The Abbey Treasures - Hidden London by Jan Collie
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Shakespeare's London
Dickens' London
The American Connection
Museums & Historic Houses
The Abbey Treasures
The Bank of England Museum
The Geffrye Museum
The Museum of St. Bartholomew's Hospital
The Royal College of Music Museum
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Dr. Johnson's House
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The Abbey Treasures
Westminster Abbey, SW1

The most haunting and human portraits of some of Britain's best known Kings and Queens are not to be found in an art gallery, but behind an ancient oak door set into the wall of the East Cloister in Westminster Abbey.

There, in the Norman Undercroft, stand waxen images of Elizabeth I, Charles II, Queen Anne and William and Mary that are not only life-sized but true to life.

For these are no ordinary waxworks; they are effigies either modelled while the monarchs were still alive or very shortly after death. And as such, they represent the most faithful likeness to these people that it's possible to find.

But the physical resemblance does not stop there. It is made all the more powerful by the fact that the models still appear as they did originally, dressed in the type of clothes they were known to wear by the people who attended them every day.

This curious collection, now part of Westminster Abbey Museum, is what remains of what was once a large exhibition of funeral effigies. They were made for every monarch from the time of Henry V until around 1700 and were carried on top of their coffins as they made their last journey through the streets of London.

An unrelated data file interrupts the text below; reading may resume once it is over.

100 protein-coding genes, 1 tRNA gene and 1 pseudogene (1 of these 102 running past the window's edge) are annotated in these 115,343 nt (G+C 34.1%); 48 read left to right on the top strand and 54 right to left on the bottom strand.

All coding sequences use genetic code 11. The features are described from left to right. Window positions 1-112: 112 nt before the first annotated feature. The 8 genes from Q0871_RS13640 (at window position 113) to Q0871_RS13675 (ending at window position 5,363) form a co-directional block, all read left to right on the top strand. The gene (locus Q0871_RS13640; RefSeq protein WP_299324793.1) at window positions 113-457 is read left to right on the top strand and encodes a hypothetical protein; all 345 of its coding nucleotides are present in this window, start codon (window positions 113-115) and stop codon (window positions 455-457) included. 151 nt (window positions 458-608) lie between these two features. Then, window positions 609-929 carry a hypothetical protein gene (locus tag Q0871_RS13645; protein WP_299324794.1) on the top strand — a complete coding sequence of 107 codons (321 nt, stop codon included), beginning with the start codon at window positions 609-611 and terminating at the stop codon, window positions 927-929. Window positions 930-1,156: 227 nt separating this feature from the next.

The figures, which were usually displayed in the Abbey as a memorial until the sovereign's tomb was complete, were kept by the minor cannons as a kind of side show. For a fee, the inquisitive could view the 'Ragged Regiment' or 'Play of Dead Folks', as it was known, and this provided the monks with a much-needed income. So popular was this entertainment that commemorative effigies of monarchs pre-dating Henry V were added to the collection.

Royalty were not the only ones to be represented here, though. Famous figures who could afford the conceit of a funeral effigy also had them made. One of the most interesting to survive the centuries is that of Frances, Duchess of Richmond. The Duchess, whose looks earned her the title 'La Belle Stuart', is believed to have posed as Britannia when Charles II decided to reintroduce the image on coins of the realm. Britannia is still the seal of the The Bank of England and she appears on every one of its notes.

* Click here for in-depth historical detail

The Westminster Abbey museum is open daily from 9.30 a.m - 5 p.m between April 1 & September 30; - 5 pm October 1 to 31 and 10am - 4pm November 1 to March 31. Entrance charge includes tickets to view the Chapter House and Pyx Chamber.

Current Charges are : Adult 5; Student/UK OAP: 3; Children (11-16): 2; Children under 11 free if accompanied by and adult. Family ( 2 adults, 2 children) 10.00

Westminster & St. James's Park (District & Circle Lines)

Copyright Jan Collie 2002
Published by permission of the author.
All rights reserved. No reproduction, copy or transmission of this publication may be made without written permission.